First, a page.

Mini Album Reviews, Part 2

Mini Album Reviews is a collection of random thoughts on albums that I’ve listened to in the past week. It started out as a Facebook thing, but I decided to move it here and keep it updated besides the full-fledged posts.

Queen – The Game


People call this the beginning of the end within Queen’s discography just because it sounds a little bit more funky (disco! oh no! the horror!). Whatever. All I hear is yet another eclectic set of well-written and well-performed tunes. The album cover has a deceptively New-Wave look, but in reality the band still cannot find it in them to settle upon one single genre; and this is exactly what we love about them in the first place. From balladry, to funk, to 50s rock ‘n’ roll, to music hall and to hard rock, it’s all here. Consistency is once again abandoned in favor of diversity and fun. And it’s so nice to hear John Deacon get a little more spotlight with his bass lines, easily the most underrated Queen member. An essential listen for any Queen fan.

Lou Reed – Street Hassle


Lou Reed’s post-Velvet Underground 70s output seems to be equally diverse and chaotic. The bad albums from that decade are the ones where his interest and passion are lacking (Sally Can’t Dance, Rock and Roll Heart, Lou Reed), while the good ones find him pushing strongly into a direction, whether it’s glam rock (Transformer), rock opera (Berlin), guitar wailing (Rock n Roll Animal) or accessible pop (Coney Island Baby). And Street Hassle definitely belongs in the second category. The arrival of punk gave him an edge and as a result the album is much angrier and spiteful than any of his previous stuff. Rarely is it clear to whom exactly are those feelings directed at, but what matters is that he sounded relevant again with highlights such as the unapologetic Dirt, Real Good Time Together with its wall-of-noise, or the street-poetry epic that is the title track.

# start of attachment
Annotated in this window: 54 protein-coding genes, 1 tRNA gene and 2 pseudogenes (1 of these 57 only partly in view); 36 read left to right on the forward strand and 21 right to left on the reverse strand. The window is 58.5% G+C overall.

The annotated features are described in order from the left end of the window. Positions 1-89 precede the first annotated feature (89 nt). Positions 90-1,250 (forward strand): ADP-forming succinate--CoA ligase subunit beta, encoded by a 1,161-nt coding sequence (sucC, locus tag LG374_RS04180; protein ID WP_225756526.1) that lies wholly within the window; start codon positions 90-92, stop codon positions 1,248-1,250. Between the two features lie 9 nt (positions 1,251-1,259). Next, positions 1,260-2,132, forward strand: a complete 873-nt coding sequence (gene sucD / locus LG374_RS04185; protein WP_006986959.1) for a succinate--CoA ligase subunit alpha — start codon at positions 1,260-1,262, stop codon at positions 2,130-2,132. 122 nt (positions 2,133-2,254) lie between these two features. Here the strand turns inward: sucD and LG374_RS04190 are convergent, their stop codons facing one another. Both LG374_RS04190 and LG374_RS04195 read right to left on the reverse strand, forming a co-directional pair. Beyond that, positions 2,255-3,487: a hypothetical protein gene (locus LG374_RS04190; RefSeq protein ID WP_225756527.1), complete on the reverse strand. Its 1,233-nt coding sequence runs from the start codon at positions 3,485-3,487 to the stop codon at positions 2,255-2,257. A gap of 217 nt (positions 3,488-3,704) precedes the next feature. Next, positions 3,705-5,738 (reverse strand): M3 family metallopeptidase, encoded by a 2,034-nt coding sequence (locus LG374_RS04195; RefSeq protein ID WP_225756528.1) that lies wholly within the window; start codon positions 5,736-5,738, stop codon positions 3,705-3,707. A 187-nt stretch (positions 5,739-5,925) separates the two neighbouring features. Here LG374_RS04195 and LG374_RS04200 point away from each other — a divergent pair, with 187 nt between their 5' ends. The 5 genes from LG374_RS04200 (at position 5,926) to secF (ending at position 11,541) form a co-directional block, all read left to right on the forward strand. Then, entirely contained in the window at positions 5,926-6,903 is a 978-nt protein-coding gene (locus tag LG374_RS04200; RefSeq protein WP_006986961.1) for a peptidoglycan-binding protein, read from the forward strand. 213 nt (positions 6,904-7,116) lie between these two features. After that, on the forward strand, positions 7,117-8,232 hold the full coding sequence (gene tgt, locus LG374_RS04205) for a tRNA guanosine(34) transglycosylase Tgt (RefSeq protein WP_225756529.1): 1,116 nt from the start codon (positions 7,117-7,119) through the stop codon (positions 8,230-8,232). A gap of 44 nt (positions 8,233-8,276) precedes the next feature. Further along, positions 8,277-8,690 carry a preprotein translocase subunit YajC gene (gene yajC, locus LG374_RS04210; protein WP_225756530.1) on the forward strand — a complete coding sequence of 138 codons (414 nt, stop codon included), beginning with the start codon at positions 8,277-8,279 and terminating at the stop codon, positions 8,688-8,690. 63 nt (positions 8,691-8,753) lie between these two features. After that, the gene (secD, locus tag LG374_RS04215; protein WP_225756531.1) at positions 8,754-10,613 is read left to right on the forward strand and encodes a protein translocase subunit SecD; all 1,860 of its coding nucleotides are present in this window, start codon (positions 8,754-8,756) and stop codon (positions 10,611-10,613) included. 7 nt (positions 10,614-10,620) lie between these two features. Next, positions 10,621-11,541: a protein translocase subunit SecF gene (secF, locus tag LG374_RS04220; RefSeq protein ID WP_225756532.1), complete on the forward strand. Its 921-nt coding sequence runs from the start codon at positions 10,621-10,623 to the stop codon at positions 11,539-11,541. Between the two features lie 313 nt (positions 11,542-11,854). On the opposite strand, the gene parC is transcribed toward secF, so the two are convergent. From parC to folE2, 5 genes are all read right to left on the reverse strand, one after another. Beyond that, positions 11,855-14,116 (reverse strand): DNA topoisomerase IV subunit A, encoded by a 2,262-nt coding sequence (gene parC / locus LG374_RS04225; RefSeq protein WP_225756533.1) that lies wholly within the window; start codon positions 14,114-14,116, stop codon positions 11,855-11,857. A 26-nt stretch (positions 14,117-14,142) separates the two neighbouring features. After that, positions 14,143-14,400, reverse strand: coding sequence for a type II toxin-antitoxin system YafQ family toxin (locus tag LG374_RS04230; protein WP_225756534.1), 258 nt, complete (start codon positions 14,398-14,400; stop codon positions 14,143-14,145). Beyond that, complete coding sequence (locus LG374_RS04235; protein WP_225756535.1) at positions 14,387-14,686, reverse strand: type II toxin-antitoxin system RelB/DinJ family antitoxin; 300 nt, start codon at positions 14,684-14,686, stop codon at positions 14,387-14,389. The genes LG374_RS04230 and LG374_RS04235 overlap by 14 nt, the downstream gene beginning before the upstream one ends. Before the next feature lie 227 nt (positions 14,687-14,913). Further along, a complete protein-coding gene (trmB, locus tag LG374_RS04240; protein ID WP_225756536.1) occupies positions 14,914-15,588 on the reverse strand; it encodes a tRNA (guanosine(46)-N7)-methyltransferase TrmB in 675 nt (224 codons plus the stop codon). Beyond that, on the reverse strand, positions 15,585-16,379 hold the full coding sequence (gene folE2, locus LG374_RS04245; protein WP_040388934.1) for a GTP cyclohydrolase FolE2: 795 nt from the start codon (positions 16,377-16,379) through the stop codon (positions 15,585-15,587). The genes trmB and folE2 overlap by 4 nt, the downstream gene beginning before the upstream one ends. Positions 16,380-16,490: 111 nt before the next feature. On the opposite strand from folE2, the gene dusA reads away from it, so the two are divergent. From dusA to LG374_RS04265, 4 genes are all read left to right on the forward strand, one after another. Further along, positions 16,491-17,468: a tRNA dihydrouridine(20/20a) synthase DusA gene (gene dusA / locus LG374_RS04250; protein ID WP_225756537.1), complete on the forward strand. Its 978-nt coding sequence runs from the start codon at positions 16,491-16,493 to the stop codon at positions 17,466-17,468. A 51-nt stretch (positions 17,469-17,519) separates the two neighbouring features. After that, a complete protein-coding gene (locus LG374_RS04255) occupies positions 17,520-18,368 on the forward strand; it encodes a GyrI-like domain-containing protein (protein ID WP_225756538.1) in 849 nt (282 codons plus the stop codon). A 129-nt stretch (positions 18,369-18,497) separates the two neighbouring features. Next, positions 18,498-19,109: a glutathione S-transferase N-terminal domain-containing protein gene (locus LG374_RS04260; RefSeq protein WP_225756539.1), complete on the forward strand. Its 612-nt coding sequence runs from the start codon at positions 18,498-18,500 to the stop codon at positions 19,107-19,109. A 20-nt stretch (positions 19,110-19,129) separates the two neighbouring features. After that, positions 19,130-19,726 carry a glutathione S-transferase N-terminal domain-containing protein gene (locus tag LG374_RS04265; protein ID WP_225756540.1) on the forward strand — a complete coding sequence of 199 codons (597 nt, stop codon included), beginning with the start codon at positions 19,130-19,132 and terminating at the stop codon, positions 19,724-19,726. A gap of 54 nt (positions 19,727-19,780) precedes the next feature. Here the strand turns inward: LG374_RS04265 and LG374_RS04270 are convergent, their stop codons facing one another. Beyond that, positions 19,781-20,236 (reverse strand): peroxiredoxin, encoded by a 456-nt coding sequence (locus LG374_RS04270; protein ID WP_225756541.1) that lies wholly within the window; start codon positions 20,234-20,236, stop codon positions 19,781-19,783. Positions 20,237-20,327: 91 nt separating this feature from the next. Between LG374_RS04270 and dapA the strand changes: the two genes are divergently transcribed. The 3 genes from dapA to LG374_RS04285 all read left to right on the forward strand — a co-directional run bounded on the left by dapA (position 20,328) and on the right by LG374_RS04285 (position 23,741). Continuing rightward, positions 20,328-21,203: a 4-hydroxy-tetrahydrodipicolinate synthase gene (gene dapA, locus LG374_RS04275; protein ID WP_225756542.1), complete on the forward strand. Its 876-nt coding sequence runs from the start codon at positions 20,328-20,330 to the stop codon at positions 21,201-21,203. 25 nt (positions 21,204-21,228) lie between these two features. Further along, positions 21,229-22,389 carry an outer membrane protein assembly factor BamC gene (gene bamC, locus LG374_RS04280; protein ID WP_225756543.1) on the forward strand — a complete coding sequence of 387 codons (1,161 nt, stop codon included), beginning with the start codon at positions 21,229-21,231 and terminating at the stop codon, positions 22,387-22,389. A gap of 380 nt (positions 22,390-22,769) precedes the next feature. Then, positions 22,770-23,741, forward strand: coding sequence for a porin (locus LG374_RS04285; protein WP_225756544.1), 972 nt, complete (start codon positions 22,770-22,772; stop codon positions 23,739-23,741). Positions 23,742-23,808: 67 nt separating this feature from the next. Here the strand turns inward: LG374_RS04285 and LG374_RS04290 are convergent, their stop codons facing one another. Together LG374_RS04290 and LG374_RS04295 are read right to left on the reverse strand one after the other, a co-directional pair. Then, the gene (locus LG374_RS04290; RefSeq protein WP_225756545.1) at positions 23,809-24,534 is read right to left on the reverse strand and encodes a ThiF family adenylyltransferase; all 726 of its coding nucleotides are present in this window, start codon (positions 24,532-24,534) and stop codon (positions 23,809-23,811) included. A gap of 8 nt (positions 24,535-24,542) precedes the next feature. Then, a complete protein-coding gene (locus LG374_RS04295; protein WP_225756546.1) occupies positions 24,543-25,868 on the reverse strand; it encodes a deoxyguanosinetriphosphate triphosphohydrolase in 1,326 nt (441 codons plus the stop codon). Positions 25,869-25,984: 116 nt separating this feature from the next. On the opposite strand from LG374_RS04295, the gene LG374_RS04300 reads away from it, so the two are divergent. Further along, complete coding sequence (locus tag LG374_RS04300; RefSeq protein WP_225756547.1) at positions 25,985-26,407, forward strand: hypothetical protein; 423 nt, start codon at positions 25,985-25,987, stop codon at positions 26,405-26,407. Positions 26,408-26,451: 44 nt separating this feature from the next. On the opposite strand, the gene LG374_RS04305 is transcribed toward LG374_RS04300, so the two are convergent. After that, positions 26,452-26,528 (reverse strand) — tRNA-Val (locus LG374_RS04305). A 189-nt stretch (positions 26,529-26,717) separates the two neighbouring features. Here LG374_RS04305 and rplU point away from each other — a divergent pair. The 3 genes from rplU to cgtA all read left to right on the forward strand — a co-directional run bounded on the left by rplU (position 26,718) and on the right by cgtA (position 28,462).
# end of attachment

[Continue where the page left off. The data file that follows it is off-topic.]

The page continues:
Raekwon – Only Built 4 Cuban Linx


There is one moment on this album that always blows my mind – right as Rainy Dayz starts, the picture is set with the protagonist’s woman nearly mourning the fact that he’s changed, the fact that he’s gone insane. Then, enhanced by the dramatic strings, Ghostface comes in: “On rainy days I sit back and count ways on how to get rich, son”. One could read this on paper and easily dismiss it as superficial materialism, but hearing it together with everything else that’s going on in the song creates a whole new dimension. It becomes a do-or-die situation, more scary than arrogant. Throughout the album, Rae and Ghost seem to be living each line as they rap it and the final effect is nothing less than powerful. I’ll be the first to admit that I don’t understand a big percent of the slang, and their world is miles away from mine. But their conviction shines through, enough to make anybody resonate.

Black Sabbath – Master of Reality